So very late. So very, very sorry. Thanks for your patience.
By the way, just hold that there and press. If you don’t, it’s going to keep oozing.
Hey, speaking of medicine...
A friend of mine is a med student and she’s joked with me a couple times about the television show House. Believe it or not, House was a very unrealistic view of medicine. But it was unrealistic on a level most folks don’t consider. On the show, tests that would take days were often run in hours. Treatments showed results in minutes instead of days. Even his revival rate was amazing. Said friend told me the odds of actually reviving someone who crashes in the real world—well, they’re not good. CPR saves lives, but nowhere near as many as you’d like to think. But on House they pulled it off at least every other episode.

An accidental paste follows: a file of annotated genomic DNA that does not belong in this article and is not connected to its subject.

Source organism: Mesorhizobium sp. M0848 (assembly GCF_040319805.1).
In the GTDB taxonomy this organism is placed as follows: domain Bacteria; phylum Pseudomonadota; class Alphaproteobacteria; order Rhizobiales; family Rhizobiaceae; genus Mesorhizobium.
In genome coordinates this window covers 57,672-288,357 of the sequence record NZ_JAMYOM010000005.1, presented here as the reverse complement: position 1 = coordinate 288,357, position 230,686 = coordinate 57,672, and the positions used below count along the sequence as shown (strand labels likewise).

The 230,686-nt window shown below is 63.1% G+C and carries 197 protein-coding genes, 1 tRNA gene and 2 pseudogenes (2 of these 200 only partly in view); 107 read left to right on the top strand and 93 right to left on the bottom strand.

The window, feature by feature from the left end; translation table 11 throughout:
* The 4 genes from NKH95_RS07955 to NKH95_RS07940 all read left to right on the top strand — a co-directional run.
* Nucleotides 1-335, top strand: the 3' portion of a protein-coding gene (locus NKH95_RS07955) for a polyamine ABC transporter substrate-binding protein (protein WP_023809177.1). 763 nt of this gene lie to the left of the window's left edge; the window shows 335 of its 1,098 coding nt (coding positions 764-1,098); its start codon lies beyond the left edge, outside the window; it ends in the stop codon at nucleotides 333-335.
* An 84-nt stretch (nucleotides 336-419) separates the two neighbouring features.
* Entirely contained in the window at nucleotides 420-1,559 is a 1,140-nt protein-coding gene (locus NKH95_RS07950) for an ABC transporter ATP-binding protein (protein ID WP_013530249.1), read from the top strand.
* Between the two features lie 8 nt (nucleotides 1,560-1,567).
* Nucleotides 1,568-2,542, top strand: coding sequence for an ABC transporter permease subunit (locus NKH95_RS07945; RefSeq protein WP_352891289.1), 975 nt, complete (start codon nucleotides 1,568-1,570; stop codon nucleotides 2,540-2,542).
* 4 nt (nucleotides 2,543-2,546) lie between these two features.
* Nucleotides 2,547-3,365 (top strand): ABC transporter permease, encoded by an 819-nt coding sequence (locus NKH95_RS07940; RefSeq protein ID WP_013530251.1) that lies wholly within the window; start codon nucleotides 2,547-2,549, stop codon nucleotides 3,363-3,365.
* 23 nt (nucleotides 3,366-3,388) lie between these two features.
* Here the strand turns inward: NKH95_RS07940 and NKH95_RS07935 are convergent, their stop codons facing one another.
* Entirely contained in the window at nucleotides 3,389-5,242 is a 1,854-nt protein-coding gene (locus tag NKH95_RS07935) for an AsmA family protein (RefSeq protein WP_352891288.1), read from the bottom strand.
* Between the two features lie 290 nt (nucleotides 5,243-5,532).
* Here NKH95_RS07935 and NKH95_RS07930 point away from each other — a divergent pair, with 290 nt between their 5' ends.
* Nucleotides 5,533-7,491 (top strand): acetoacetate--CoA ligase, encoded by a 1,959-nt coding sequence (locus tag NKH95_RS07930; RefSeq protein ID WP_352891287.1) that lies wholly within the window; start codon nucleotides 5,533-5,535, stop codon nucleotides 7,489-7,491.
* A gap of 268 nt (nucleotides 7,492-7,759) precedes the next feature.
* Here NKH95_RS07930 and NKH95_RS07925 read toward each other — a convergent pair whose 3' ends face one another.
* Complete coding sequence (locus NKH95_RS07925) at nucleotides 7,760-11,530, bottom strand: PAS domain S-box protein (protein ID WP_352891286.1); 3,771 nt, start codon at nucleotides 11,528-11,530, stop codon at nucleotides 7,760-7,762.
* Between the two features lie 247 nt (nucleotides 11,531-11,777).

There’s a concept you may have heard of (or some variation of) that we’ll call compressed storytelling. Very simply put, it’s the idea that we can skim over a lot of time and events without it affecting our story. As the name implies, certain events are compressed so I can spend more time with others.
Most short-form stories—movies, episodic television, and short stories—are usually compressed to some degree or another. Alfred Hitchcock—director, storyteller, partner of the Three Investigators—once said that drama is real life with all the boring parts cut out. That’s also a good way to sum up compressed storytelling.
Compressing the story often builds tension and knocks the stakes up a bit. Silly as it may sound, compressing the story builds pressure. If my villain plants a bomb in the city that’s going to go off in two months, that’s not a lot of pressure on the hero. If it’s going to explode in twenty minutes... that’s a bit more urgent. Likewise, if my hero (or heroine) has eight semesters to tell Phoebe his true feelings for her, he’s got a while to think about it. If she leaves in two weeks for a year abroad with Steve Carlsburg (man, that guy’s such a jerk)... well, our protagonist needs to get his or her act together now..